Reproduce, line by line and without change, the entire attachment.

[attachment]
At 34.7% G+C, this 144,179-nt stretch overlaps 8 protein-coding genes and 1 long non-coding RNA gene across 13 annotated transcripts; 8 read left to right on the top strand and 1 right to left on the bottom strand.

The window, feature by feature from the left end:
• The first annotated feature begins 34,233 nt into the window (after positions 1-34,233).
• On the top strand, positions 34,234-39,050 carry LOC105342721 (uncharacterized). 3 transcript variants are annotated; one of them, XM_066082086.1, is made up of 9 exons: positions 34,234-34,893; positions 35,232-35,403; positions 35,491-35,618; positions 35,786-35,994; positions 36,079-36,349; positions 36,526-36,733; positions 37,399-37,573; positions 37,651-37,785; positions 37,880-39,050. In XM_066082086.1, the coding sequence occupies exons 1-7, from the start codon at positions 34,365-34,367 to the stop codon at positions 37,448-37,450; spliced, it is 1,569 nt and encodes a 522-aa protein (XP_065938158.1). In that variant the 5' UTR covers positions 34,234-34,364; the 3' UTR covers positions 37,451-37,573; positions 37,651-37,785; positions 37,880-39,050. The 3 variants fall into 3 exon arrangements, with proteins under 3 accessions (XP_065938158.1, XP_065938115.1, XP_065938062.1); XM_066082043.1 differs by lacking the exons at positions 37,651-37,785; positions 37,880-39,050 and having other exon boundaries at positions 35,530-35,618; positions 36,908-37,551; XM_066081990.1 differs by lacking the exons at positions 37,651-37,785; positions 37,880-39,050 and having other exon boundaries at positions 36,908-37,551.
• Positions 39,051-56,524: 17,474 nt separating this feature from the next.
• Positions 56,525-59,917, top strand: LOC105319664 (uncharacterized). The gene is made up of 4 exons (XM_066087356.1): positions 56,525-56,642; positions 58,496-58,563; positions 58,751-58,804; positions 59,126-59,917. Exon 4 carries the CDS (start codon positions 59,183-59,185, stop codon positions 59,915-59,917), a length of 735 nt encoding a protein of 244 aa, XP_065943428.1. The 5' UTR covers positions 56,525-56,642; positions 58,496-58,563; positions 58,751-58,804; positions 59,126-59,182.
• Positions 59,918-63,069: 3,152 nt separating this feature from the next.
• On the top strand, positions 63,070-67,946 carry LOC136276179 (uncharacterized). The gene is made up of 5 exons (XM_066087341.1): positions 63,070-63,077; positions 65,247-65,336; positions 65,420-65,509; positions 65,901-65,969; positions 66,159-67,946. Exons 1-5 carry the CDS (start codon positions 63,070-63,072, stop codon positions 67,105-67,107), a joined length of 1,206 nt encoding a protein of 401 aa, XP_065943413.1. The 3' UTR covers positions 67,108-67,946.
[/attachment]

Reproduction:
At 34.7% G+C, this 144,179-nt stretch overlaps 8 protein-coding genes and 1 long non-coding RNA gene across 13 annotated transcripts; 8 read left to right on the top strand and 1 right to left on the bottom strand.

The window, feature by feature from the left end:
• The first annotated feature begins 34,233 nt into the window (after positions 1-34,233).
• On the top strand, positions 34,234-39,050 carry LOC105342721 (uncharacterized). 3 transcript variants are annotated; one of them, XM_066082086.1, is made up of 9 exons: positions 34,234-34,893; positions 35,232-35,403; positions 35,491-35,618; positions 35,786-35,994; positions 36,079-36,349; positions 36,526-36,733; positions 37,399-37,573; positions 37,651-37,785; positions 37,880-39,050. In XM_066082086.1, the coding sequence occupies exons 1-7, from the start codon at positions 34,365-34,367 to the stop codon at positions 37,448-37,450; spliced, it is 1,569 nt and encodes a 522-aa protein (XP_065938158.1). In that variant the 5' UTR covers positions 34,234-34,364; the 3' UTR covers positions 37,451-37,573; positions 37,651-37,785; positions 37,880-39,050. The 3 variants fall into 3 exon arrangements, with proteins under 3 accessions (XP_065938158.1, XP_065938115.1, XP_065938062.1); XM_066082043.1 differs by lacking the exons at positions 37,651-37,785; positions 37,880-39,050 and having other exon boundaries at positions 35,530-35,618; positions 36,908-37,551; XM_066081990.1 differs by lacking the exons at positions 37,651-37,785; positions 37,880-39,050 and having other exon boundaries at positions 36,908-37,551.
• Positions 39,051-56,524: 17,474 nt separating this feature from the next.
• Positions 56,525-59,917, top strand: LOC105319664 (uncharacterized). The gene is made up of 4 exons (XM_066087356.1): positions 56,525-56,642; positions 58,496-58,563; positions 58,751-58,804; positions 59,126-59,917. Exon 4 carries the CDS (start codon positions 59,183-59,185, stop codon positions 59,915-59,917), a length of 735 nt encoding a protein of 244 aa, XP_065943428.1. The 5' UTR covers positions 56,525-56,642; positions 58,496-58,563; positions 58,751-58,804; positions 59,126-59,182.
• Positions 59,918-63,069: 3,152 nt separating this feature from the next.
• On the top strand, positions 63,070-67,946 carry LOC136276179 (uncharacterized). The gene is made up of 5 exons (XM_066087341.1): positions 63,070-63,077; positions 65,247-65,336; positions 65,420-65,509; positions 65,901-65,969; positions 66,159-67,946. Exons 1-5 carry the CDS (start codon positions 63,070-63,072, stop codon positions 67,105-67,107), a joined length of 1,206 nt encoding a protein of 401 aa, XP_065943413.1. The 3' UTR covers positions 67,108-67,946.